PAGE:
A security expert has told reporters that the recent hack on Adobe systems, affecting 2.9 million users, has meant all the computers running the software are now at risk of being attacked.
Hackers exploited Adobe systems and stole source code along with encrypted credit card numbers, as well as passwords and customer names.
"Our investigation currently indicates that the attackers accessed Adobe customer IDs and encrypted passwords on our systems," Adobe's Chief Security Officer Brad Arkin said.
"At this time, we do not believe the attackers removed decrypted credit or debit card numbers from our systems. We deeply regret that this incident occurred. We’re working diligently internally, as well as with external partners and law enforcement, to address the incident."
Director of Security Research at SpiderLabs, Ziv Mador said, however, that although credit card numbers may not have been stolen, the attackers can now analyse the stolen source code and identify vulnerabilities that were previously unknown.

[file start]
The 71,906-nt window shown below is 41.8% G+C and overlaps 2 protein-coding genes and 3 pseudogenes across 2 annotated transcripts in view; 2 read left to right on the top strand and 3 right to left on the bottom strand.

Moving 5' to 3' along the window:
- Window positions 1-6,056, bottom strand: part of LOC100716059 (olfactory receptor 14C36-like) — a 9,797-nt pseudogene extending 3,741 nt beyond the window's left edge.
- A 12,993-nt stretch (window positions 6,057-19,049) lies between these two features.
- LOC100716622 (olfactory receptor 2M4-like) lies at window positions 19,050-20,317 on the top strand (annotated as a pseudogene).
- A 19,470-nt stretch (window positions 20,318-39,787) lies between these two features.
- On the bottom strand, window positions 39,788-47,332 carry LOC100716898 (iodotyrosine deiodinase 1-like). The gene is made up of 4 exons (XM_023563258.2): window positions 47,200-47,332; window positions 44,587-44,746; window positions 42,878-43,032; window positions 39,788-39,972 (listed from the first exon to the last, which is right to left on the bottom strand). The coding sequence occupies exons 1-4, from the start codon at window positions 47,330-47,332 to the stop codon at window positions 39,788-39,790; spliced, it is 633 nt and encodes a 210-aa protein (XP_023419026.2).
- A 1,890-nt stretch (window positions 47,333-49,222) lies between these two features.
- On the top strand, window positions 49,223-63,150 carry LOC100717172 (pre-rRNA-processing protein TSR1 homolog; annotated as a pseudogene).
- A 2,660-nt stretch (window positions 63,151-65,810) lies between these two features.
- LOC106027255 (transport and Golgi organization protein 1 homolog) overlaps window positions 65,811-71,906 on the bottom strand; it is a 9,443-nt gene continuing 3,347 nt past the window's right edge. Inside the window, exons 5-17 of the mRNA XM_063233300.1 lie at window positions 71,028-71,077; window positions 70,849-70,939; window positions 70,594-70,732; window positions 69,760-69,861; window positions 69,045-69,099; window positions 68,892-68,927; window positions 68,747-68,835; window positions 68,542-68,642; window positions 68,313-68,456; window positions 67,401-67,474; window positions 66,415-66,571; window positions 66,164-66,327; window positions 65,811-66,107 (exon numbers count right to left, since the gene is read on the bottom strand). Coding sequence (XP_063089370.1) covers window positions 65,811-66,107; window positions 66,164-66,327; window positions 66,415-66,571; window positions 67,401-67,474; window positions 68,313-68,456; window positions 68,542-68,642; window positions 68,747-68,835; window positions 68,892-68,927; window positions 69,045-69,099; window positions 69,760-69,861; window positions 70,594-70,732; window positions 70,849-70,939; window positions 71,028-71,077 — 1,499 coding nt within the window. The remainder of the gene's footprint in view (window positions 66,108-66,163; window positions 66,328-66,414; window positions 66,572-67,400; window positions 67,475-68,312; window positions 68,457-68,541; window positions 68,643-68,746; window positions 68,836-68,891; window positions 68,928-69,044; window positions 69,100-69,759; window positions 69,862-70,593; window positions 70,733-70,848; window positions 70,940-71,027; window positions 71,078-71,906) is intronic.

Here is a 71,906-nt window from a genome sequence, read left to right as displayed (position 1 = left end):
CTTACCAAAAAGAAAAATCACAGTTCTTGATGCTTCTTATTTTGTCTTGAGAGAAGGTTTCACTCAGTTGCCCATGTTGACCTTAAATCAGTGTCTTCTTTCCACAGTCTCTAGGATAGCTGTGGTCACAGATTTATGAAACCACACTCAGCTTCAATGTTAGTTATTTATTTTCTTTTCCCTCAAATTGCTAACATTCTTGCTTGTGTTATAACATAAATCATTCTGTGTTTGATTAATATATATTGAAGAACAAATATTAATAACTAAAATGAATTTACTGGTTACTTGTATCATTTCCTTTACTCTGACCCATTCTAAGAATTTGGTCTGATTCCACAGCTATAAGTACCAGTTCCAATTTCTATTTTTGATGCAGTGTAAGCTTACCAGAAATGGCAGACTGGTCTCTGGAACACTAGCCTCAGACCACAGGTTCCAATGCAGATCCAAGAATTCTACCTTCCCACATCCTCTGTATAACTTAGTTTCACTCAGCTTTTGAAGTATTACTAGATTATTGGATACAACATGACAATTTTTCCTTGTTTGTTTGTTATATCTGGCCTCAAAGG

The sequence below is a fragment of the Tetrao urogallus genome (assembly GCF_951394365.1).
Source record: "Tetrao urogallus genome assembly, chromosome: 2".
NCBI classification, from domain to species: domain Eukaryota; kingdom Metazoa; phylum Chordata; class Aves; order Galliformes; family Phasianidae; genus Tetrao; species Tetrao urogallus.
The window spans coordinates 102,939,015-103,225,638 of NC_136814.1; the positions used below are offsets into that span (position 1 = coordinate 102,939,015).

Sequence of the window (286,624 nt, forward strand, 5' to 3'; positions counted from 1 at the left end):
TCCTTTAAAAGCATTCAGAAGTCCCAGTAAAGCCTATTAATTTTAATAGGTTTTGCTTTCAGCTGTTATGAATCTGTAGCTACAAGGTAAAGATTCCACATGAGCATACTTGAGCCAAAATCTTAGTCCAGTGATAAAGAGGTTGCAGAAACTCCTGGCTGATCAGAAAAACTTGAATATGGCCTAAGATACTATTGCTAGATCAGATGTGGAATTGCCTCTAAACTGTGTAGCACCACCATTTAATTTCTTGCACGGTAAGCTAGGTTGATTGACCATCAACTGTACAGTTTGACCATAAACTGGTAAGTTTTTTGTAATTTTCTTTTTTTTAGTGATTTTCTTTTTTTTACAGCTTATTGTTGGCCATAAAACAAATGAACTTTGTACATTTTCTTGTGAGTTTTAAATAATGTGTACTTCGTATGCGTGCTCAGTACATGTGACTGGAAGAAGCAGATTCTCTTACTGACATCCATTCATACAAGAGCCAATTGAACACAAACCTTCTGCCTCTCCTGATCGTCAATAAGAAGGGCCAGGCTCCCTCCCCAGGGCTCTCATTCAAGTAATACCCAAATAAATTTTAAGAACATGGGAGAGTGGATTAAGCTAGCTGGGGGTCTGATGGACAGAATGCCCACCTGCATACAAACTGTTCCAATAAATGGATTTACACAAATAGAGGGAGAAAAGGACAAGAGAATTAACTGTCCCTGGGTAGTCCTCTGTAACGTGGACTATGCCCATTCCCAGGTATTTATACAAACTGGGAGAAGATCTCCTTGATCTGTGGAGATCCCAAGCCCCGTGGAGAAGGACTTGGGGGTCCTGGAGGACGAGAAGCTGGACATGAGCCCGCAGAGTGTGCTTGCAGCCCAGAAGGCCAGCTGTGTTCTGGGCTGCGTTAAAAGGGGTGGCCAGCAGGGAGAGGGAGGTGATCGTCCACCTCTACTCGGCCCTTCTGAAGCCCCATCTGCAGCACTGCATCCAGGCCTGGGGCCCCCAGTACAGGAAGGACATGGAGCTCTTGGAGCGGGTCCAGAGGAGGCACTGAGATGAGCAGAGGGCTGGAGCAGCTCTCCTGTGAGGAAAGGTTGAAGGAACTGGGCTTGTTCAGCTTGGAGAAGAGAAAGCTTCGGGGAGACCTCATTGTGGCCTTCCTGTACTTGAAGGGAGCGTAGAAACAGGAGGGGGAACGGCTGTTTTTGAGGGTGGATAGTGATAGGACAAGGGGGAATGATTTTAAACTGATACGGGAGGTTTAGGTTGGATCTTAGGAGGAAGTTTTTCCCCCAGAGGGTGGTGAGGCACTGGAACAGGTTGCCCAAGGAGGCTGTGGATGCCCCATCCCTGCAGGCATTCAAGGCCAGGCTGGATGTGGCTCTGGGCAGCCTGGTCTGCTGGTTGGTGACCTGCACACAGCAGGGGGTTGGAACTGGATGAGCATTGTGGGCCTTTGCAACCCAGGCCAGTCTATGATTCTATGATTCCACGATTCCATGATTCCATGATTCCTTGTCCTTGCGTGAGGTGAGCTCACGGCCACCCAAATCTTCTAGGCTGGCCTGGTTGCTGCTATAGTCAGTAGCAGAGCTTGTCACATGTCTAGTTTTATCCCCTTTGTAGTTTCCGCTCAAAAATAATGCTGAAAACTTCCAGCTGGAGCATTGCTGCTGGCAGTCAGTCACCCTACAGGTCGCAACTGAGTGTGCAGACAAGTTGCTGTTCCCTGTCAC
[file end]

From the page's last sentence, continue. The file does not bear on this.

Mador told South Africa's News24 that the hack means that even more resourceful companies may be successfully targeted and breached, and that they must take precautions and apply comprehensive security policy to minimize the risk of such breaches.
He went on to say that local enterprises should act to improve the security of critical data and networks as digital assets like credit card information, detailed customer information and other desired intellectual property are compelling for cybercriminals.
Adobe advised users to change their passwords, as well as change any passwords on other websites on which they may have used the same password. RT.com described the attack as possibly "the worst attack of its kind in the last 10 years."